Could I pick a more unlikely group of books to review? No.
Where the Crawdads Sing by Delia Owens
The good bits: The sense of place is exquisite, as are the descriptions of the food…
The not-as-good-bits: I was expecting more suspense. Actually, I was expecting more of everything (this book came so highly recommended by so many readers that my expectations were probably unrealistic).
When should you read it?: if you feel in need of a coming-of-age story with atmosphere.
See What You Made Me Do by Jess Hill
The good bits: There are stories in this examination of domestic abuse in Australia that will never leave my mind. They are horrific, and Hill’s telling of them is powerful. Some chapters stand out, in particular the section on Indigenous Australians and the historical context of domestic abuse. And Hill suggests ways forward – some systemic, some practical (why don’t we have women’s police stations?!).
The not-as-good-bits: While Hill stays predominantly on the narrative nonfiction path, she occasionally strays into the inevitable but necessary stats.
When should you read it?: Immediately.
Where’d You Go, Bernadette? by Maria Semple
The good bits: When you’re in the mood for satire, it’s the best – this book delivers. Like all good satires, it finishes with a delightful ‘everything comes together’ scene, but don’t be deceived by the high jinx – there are deeper themes woven into the story, that speak to a person’s dreams and expectations. Also, read it for the exceptionally lovely paragraphs describing Antarctic icebergs.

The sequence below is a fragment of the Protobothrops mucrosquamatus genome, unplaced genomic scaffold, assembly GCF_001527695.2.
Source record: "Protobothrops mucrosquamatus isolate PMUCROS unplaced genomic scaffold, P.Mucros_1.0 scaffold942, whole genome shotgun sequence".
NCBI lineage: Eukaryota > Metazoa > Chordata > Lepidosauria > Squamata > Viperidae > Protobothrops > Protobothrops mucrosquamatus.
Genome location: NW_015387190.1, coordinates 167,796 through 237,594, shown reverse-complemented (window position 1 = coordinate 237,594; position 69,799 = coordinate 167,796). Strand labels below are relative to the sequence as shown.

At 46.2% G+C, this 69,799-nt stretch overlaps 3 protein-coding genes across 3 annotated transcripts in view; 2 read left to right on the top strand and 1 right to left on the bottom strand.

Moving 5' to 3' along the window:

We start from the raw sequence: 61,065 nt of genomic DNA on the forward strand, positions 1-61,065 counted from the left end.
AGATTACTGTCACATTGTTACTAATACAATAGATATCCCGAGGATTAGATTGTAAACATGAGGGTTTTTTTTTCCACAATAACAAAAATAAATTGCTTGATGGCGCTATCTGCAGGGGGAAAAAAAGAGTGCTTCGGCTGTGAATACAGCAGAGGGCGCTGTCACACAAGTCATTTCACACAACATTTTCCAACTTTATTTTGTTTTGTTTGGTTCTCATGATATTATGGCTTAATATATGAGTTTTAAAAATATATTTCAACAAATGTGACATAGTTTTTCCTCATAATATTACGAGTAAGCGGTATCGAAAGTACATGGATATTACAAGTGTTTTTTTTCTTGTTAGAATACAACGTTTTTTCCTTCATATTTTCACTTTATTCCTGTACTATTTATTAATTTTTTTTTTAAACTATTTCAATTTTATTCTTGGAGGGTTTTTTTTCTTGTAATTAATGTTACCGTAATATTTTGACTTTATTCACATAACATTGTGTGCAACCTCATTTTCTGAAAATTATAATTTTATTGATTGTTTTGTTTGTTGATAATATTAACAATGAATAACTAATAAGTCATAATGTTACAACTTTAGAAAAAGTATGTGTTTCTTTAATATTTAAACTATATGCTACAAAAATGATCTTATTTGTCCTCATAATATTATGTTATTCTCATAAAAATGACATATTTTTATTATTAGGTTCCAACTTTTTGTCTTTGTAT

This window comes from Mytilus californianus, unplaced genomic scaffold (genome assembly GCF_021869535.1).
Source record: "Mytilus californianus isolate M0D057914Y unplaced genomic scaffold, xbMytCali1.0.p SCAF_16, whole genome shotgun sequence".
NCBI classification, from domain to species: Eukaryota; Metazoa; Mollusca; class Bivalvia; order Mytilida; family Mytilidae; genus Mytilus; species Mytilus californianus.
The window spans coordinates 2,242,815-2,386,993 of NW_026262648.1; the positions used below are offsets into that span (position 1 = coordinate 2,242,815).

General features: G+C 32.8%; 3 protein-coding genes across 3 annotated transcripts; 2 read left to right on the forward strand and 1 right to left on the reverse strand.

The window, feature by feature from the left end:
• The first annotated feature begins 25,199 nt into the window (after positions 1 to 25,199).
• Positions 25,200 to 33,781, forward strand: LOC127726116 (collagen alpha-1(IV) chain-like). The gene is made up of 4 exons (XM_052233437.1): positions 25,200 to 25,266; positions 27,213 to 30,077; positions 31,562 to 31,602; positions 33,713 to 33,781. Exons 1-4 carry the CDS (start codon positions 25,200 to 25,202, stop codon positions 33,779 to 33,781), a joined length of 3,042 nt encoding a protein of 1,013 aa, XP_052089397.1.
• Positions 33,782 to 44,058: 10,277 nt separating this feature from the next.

‘…white, yes, but blue, too, every blue on the colour wheel, deep like a navy blazer, incandescent like a neon sign, royal like a Frenchman’s shirt, powder like Peter Rabbit’s cloth coat, these icy monsters roaming the forbidding black. There was something unspeakably noble about their age, their scale, their lack of consciousness, their right to exist. Every single iceberg filled me with feelings of sadness and wonder.’
The not-as-good-bits: It did veer toward far-fetched but the craziness is part of the fun (and it will make a great movie).
When should you read it?: If you have an epistolary square to fill on Book Bingo, this is your book.
Unf@*k Your Anger by Faith Harper
The good bits: A clear, comprehensive examination of anger and its context (anger often masks other things happening in a person’s life, such as depression). Harper suggests a range of strategies and exercises for identifying and managing anger.
The not-as-good-bits: I don’t mind sweary books but I hope people aren’t put-off by the title because it really is a neat guide.
When should you read it?: Ever felt road rage? Ever been furious at someone you love? Anger presents in everyone – interesting to know why.